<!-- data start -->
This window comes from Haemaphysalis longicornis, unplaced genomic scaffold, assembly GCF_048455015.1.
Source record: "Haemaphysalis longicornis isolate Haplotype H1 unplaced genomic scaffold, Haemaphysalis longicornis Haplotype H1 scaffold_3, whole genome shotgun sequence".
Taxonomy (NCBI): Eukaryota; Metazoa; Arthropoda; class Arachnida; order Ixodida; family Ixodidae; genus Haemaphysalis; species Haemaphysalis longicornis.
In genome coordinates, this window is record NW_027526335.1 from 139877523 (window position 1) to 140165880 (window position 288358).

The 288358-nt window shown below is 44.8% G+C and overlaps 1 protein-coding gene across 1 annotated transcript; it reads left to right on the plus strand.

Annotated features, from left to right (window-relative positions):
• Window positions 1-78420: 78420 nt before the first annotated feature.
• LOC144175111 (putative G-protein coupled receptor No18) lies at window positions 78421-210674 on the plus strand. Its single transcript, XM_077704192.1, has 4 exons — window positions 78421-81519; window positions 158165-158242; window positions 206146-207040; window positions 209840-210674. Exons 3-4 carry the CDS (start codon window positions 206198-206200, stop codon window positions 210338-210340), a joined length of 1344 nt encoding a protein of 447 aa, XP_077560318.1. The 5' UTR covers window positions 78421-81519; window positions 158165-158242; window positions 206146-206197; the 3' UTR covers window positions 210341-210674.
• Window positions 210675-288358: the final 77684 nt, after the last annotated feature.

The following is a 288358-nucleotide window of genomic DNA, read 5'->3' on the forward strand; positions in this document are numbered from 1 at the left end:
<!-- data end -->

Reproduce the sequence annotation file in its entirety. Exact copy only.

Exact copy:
This window comes from Haemaphysalis longicornis, unplaced genomic scaffold, assembly GCF_048455015.1.
Source record: "Haemaphysalis longicornis isolate Haplotype H1 unplaced genomic scaffold, Haemaphysalis longicornis Haplotype H1 scaffold_3, whole genome shotgun sequence".
Taxonomy (NCBI): Eukaryota; Metazoa; Arthropoda; class Arachnida; order Ixodida; family Ixodidae; genus Haemaphysalis; species Haemaphysalis longicornis.
In genome coordinates, this window is record NW_027526335.1 from 139877523 (window position 1) to 140165880 (window position 288358).

The 288358-nt window shown below is 44.8% G+C and overlaps 1 protein-coding gene across 1 annotated transcript; it reads left to right on the plus strand.

Annotated features, from left to right (window-relative positions):
• Window positions 1-78420: 78420 nt before the first annotated feature.
• LOC144175111 (putative G-protein coupled receptor No18) lies at window positions 78421-210674 on the plus strand. Its single transcript, XM_077704192.1, has 4 exons — window positions 78421-81519; window positions 158165-158242; window positions 206146-207040; window positions 209840-210674. Exons 3-4 carry the CDS (start codon window positions 206198-206200, stop codon window positions 210338-210340), a joined length of 1344 nt encoding a protein of 447 aa, XP_077560318.1. The 5' UTR covers window positions 78421-81519; window positions 158165-158242; window positions 206146-206197; the 3' UTR covers window positions 210341-210674.
• Window positions 210675-288358: the final 77684 nt, after the last annotated feature.

The following is a 288358-nucleotide window of genomic DNA, read 5'->3' on the forward strand; positions in this document are numbered from 1 at the left end: